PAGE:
Zardari's corruption charges have come back into focus at the same time as the court is investigating an American businessman's claims that his former ambassador to Washington orchestrated a "treasonous" memo, calling on the U.S. military to rein in their Pakistani counterparts and avert a coup in the days following the raid that killed Osama bin Laden. The case was brought forward by the political opposition led by former Prime Minister Nawaz Sharif and is backed by the powerful military.
Despite the fact that the former envoy resigned and the accusing businessman has failed to appear in Pakistan to testify, the Supreme Court is keeping the case open, to the government's fury. The court's indulgence, government supporters say, is further evidence of a shadowy nexus that unites the generals, the opposition, the media and the courts against the government.
The government also appears to be girding itself for the worst outcome, casting itself as a political victim something that could help rally the ruling party's base at the next elections. They are determined not to incriminate Zardari by writing the letter to the Swiss authorities. If Gilani is no longer able to remain prime minister, the PPP is discussing the possibility of appointing Makhdoom Shahabuddin, another politician from southern Punjab. If Shahabuddin ends up being disqualified, too, the PPP may use that "victimization" to enhance its standing in the politically crucial battleground of southern Punjab.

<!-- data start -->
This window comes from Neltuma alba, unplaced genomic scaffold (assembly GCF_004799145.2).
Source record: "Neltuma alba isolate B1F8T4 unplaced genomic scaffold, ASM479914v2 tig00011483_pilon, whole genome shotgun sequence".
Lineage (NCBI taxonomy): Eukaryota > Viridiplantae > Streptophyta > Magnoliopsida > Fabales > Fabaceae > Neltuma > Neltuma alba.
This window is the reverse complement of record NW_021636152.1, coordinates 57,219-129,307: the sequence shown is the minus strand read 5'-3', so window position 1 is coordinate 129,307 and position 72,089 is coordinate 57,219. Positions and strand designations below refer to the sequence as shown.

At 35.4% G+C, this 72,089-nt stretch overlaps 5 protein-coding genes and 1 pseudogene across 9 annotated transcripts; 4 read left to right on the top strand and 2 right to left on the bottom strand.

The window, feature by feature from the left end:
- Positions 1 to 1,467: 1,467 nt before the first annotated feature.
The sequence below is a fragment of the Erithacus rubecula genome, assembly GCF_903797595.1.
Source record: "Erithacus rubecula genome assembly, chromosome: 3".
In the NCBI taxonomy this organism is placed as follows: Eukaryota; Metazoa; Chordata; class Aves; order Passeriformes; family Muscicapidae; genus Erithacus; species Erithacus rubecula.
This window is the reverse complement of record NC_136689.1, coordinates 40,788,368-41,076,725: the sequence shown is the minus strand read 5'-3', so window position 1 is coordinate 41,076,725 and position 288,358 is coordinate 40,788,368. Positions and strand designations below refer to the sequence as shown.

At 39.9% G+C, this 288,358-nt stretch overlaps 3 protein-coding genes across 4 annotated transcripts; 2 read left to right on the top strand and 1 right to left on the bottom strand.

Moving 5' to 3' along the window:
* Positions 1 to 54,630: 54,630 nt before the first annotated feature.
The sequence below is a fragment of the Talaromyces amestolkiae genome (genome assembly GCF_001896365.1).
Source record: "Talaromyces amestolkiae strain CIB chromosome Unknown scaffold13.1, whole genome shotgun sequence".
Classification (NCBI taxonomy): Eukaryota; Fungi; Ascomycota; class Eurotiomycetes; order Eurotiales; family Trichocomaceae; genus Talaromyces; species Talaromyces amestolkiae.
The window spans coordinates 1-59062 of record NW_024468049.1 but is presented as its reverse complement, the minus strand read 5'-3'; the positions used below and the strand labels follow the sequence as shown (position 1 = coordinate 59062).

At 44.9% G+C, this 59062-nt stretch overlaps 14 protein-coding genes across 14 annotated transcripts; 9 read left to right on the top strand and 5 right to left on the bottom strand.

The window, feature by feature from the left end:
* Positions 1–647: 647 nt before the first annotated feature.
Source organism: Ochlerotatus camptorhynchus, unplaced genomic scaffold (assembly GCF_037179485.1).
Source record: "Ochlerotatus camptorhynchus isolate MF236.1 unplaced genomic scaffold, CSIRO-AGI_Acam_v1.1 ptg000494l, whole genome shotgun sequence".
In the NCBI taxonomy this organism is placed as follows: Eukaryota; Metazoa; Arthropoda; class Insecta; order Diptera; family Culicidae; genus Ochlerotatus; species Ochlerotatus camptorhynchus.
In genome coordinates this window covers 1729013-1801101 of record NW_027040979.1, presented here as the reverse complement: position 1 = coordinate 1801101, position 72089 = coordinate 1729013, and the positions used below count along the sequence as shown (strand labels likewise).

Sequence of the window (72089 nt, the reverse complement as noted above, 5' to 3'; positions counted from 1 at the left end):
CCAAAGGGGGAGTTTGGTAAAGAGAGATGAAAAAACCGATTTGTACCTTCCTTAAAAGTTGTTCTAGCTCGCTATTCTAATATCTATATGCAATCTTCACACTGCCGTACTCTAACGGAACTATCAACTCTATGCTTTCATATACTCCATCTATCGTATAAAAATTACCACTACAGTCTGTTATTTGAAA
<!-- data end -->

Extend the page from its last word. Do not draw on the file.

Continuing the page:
In a landscape where the army still bears the stains of Musharraf's dictatorship, and where politicians are perceived as inept, distant and venal, the Supreme Court can claim a rare source of much-prized "moral authority." When the prominent politician Mushahid Hussain was asked during a lecture in Karachi who was ruling the country, he said that it was the Chief Justice.
At the same time, many independent legal experts still see the court as tilting the playing field. Last month, when rumors coursed through Islamabad suggesting that the government could sack the military chiefs, the court demanded confirmation that no move would be made against the army. The move challenged the government's prerogative of appointing military chiefs.